Research shows that gender and racial board diversity is good for business, leading to stronger performance, higher returns, and better employee engagement and retention. Yet progress in making corporate America more diverse and inclusive, particularly in its leadership, remains slow, due, in part, to a focus on diversity statistics. These numbers are important, but they can create tunnel vision, leading businesses to neglect the underlying causes of how an organization’s diversity makeup came to be and the true nature of the company’s culture. Business leaders should balance their approach by paying more attention to company culture, and boards should review and center targeted diversity and inclusion plans. Because America’s workplace diversity and inclusion problem is a systemic one, stemming from years of institutional racism, conscious and unconscious bias, and economic inequality. Broad, collective action is necessary to bring about lasting change. Employees should be made are aware of unconscious bias in the workplace in order to prevent it, be able to have open conversations about inclusion-related issues and feel understood by their teams and management. Moving the needle on diversity and inclusion requires deliberate planning, expert execution and accountability, says Tim Ryan, U.S. chairman and senior partner of PricewaterhouseCoopers and co-founder of CEO Action for Diversity and Inclusion.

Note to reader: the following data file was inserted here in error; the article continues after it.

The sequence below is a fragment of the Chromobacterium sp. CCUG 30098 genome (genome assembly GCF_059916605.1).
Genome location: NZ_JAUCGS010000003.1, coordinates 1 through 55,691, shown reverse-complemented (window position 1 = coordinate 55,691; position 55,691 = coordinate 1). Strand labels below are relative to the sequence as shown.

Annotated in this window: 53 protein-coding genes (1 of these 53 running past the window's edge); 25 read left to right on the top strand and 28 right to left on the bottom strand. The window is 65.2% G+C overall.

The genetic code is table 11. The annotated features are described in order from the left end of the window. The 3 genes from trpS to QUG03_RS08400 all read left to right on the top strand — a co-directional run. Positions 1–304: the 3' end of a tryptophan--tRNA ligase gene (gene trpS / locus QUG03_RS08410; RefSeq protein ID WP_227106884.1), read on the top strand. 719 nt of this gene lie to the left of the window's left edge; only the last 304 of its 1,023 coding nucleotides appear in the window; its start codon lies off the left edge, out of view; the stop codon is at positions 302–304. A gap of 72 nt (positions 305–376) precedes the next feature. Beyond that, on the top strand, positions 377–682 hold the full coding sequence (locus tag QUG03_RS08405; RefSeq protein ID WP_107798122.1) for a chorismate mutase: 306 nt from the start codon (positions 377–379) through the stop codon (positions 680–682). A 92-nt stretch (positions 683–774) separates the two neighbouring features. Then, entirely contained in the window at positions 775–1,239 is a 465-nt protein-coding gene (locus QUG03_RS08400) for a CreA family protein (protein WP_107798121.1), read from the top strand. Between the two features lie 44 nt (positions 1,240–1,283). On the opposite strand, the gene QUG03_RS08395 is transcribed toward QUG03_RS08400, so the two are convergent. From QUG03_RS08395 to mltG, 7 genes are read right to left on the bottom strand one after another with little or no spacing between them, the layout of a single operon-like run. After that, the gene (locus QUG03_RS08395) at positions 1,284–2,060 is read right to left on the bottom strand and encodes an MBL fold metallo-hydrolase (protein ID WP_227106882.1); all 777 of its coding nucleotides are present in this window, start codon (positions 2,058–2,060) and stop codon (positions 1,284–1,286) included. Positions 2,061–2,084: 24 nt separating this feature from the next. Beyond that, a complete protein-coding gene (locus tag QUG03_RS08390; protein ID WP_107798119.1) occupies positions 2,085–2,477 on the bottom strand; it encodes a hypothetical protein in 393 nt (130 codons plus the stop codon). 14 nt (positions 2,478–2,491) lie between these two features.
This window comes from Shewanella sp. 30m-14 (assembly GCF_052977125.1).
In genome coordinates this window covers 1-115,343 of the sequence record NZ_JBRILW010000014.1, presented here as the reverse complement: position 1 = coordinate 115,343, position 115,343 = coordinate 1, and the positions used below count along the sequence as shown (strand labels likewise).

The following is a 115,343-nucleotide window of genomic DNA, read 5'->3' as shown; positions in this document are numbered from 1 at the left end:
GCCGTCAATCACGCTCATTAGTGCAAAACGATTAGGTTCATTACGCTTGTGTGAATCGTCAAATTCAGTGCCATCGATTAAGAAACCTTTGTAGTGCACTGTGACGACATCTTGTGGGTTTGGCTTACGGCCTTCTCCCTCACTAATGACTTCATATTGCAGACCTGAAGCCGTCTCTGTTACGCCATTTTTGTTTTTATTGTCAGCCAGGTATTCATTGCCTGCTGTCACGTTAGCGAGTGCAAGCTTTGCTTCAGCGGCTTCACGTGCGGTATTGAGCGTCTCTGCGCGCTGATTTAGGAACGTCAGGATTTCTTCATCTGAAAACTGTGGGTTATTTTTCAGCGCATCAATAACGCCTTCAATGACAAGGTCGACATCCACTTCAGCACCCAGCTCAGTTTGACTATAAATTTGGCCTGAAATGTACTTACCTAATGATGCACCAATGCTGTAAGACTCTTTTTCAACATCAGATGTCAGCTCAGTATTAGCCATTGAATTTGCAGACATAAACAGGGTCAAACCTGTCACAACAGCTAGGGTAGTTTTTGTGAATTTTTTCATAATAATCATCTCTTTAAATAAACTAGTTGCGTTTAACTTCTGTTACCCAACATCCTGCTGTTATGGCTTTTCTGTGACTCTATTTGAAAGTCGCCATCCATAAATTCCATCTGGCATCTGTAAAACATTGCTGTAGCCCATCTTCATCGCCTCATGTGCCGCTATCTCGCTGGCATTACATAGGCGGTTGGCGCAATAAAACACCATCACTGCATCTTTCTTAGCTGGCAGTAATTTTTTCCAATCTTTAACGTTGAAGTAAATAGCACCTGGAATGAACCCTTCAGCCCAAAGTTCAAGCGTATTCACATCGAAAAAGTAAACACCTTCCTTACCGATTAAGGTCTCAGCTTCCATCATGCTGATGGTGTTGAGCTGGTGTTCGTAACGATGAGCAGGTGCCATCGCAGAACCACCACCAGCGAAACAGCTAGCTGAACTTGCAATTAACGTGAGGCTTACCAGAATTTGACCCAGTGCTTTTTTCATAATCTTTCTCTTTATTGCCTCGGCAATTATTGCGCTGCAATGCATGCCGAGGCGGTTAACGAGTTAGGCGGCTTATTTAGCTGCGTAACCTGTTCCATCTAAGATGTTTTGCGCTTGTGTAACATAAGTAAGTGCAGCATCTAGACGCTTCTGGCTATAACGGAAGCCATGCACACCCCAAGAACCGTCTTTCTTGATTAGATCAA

Read the full article on Fortune.com.